Becoming an MP can be a complex and difficult journey. In many respects, the job is viewed as one which requires experience and therefore suited to older people. Meanwhile, women face all sorts of hurdles when running for elected office. This includes discrimination, patriarchy, violence and the ever present glass ceiling. According to the 2018 Statistics South Africa's (Stats SA) mid-year population estimate report, more than half of the population (51%) is female and young people between the ages of 15 to 34 years old constitute 35.7% of the total population. Given these statistics, it is worth reflecting on the age and gender composition of Parliament (the National Assembly specifically) to see how this is reflected in this body.
Looking at the sixth Parliament, the data shows that it is still male dominated and disproportionately older. However, a comparison with previous and other parliaments show that progress is being made in both areas.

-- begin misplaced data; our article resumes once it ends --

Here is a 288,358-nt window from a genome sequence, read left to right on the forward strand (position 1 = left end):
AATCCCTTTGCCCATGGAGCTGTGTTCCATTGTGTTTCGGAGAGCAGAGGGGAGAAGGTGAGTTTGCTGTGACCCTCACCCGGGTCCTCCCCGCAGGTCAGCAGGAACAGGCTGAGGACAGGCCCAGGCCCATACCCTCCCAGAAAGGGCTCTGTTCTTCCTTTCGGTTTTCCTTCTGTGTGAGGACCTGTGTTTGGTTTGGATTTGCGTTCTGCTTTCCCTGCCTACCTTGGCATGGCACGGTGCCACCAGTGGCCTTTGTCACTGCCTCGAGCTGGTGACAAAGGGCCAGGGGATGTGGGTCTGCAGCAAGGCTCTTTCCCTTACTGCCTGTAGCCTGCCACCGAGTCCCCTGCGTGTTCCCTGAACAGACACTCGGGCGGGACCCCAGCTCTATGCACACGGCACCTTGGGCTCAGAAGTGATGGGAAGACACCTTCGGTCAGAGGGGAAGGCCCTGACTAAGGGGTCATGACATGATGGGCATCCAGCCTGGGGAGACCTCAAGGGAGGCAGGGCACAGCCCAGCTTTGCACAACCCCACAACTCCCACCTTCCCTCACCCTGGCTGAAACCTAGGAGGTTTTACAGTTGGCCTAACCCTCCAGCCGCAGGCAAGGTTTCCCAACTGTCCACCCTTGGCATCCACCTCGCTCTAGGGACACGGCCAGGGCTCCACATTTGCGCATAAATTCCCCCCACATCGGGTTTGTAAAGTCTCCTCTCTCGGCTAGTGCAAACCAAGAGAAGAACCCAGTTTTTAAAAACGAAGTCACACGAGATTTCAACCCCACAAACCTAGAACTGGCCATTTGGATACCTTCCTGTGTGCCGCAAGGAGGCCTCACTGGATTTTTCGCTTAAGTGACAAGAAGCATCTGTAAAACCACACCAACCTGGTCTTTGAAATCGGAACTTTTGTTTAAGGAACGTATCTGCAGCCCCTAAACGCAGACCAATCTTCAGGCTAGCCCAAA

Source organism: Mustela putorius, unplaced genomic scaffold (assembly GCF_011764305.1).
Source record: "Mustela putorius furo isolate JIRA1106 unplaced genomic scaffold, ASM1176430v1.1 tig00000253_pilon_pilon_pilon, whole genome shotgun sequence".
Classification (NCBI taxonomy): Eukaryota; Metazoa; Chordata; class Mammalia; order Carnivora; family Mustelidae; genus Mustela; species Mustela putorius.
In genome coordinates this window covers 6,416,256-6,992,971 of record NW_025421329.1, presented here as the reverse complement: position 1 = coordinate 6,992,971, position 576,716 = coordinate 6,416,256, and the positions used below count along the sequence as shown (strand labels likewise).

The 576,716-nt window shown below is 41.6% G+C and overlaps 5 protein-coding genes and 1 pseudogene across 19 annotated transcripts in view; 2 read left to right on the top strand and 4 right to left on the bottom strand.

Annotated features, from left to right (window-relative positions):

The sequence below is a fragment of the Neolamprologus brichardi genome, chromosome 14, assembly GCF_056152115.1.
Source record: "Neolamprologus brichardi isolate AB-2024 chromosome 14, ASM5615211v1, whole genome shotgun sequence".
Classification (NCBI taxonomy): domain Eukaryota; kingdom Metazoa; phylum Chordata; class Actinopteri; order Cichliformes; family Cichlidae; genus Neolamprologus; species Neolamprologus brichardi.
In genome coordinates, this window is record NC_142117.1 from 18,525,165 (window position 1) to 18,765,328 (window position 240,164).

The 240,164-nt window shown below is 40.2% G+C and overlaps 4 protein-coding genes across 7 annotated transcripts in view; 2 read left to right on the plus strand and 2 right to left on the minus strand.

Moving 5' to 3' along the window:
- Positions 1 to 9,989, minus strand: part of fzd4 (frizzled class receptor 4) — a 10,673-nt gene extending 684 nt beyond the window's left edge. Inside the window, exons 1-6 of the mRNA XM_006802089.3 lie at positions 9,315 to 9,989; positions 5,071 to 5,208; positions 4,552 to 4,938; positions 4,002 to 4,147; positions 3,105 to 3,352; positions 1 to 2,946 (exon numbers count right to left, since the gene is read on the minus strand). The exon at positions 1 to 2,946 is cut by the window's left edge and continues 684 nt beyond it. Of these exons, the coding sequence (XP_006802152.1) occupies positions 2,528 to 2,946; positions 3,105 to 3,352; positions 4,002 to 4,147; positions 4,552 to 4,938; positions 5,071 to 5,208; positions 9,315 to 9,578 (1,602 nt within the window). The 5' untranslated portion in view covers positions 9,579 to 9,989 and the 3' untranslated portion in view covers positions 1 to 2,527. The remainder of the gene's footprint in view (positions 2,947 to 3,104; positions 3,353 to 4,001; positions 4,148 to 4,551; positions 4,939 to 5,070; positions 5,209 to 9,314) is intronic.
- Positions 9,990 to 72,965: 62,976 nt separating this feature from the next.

*Numerically, the following parties have the highest amount of young MPs: DA (20), ANC (14) and EFF (6).
In terms of proportionality, the top ranked parties are: FF+ (30%), IFP (28.6%) and DA (23.8%).
At the start of the Fourth Parliament, the National Assembly table staff reported 68% new MPs. The turnover for the start of the Fifth Parliament was better with around 60% new MPs. The number of newcomers also decreased at the start of the Sixth Parliament with 58% being freshmen lawmakers.
*This data is based on data as of 7 June 2019
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